Executive impersonation fraud is a crime for which security awareness training can help reduce risk. Being aware of new crimes and scams in the news is a fundamental part of security awareness training. Ensuring that employees are aware of this scam will greatly reduce the likelihood that your company will be victimized.

Here are eight things you can do (listed in no particular order) to head off these types of scams:

  1. Every business needs strong internal prevention processes and procedures when dealing with all EFT requests. In many cases, the requirement for a simple, direct confirmation phone call would prevent these crimes from occurring.
  2. All EFT request should be held for a period of time with strict external verification procedures. Any request for sensitive data or EFT transfers that involve secrecy or quick action should be viewed as suspect.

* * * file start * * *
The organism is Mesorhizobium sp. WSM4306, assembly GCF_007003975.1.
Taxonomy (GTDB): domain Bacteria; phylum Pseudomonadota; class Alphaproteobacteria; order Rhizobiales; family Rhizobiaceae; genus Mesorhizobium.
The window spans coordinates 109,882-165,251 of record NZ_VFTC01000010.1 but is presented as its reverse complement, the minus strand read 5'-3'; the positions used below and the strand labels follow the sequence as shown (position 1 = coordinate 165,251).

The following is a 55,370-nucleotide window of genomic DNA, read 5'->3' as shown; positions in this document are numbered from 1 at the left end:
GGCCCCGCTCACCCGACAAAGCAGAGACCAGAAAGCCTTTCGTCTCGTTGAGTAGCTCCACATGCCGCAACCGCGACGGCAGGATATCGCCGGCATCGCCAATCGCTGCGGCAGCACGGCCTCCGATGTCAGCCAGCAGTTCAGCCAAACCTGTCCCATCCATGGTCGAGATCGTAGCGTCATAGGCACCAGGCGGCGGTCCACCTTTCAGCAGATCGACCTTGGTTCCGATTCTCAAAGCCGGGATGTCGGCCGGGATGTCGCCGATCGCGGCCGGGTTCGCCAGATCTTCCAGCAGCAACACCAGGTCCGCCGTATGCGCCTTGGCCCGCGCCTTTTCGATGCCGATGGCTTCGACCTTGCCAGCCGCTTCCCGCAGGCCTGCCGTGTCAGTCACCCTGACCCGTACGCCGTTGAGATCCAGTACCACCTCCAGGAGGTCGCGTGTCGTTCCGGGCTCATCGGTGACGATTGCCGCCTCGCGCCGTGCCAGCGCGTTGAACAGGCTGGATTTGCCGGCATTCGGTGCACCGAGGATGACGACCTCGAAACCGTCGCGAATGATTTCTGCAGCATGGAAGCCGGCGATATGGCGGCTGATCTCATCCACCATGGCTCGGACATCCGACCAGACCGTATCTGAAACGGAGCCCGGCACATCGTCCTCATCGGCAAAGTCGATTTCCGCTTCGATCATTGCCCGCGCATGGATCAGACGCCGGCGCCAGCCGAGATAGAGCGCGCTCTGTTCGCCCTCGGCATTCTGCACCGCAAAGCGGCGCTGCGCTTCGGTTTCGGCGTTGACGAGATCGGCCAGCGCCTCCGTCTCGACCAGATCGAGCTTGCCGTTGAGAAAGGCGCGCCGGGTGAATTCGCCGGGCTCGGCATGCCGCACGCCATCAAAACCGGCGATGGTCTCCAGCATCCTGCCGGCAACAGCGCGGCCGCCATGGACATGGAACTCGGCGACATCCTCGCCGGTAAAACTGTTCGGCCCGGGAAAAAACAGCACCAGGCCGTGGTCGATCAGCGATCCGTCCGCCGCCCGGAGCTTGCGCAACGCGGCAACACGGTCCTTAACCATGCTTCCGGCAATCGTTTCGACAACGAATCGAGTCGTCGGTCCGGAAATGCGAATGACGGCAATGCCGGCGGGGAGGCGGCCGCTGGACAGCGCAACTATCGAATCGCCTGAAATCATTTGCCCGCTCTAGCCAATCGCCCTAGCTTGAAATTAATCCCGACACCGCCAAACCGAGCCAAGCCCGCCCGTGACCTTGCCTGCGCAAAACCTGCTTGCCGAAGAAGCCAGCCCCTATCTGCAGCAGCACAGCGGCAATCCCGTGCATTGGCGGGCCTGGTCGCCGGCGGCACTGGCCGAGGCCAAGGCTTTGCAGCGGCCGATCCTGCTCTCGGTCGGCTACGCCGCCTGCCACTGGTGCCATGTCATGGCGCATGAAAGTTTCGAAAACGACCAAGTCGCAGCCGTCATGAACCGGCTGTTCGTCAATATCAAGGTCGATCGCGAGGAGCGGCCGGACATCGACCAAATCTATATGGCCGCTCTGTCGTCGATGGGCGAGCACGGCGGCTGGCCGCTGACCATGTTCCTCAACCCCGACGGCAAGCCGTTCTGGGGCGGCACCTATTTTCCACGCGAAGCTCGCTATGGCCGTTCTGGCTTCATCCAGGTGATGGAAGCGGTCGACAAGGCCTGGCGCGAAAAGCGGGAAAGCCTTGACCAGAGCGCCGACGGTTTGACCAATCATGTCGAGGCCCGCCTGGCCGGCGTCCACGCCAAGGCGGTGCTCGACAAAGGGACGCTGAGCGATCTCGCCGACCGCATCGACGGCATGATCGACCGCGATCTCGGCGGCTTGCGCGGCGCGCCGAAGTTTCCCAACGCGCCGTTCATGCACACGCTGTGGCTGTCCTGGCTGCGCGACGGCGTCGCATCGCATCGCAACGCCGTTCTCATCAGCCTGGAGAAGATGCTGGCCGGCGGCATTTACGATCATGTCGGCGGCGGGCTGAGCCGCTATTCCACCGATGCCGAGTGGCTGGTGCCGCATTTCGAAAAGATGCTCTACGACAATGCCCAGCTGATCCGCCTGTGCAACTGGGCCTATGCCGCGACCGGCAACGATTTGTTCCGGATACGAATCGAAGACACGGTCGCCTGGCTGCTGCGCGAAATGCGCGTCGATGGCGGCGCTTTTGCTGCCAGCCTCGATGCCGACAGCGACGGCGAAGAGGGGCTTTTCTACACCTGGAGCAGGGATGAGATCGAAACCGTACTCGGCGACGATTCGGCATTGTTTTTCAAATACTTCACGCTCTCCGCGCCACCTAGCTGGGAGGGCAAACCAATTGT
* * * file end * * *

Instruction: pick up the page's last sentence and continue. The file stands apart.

3. Use the “Forward” option on suspect email messages instead of “Reply” or “Reply All.” By forwarding the message to the sender, you increase the likelihood that you will use the legitimate email address from your address book and not a spoofed address from the original email.
  4. Review and restrict information posted on company websites and social media sites that provide details of individuals’ job duties and the organizational structure of the company.
  5. Beware of supplier account changes, and when you establish the relationship, arrange a backup authentication method that’s separate from email to avoid interception by the hacker.
  6. Always utilize a backup alternative method to authenticate and verify a request prior to sending funds or data.
  7. Provide ongoing security awareness training for employees to keep them updated on the latest security scams.
  8. Block spoofed emails from being allowed into your organization by configuring your mail services with SPF and DMARC.3


CFISA

To read more from Michael Levin, please visit The Center for Information Security Awareness blog at cfisa.org/security-blog.html.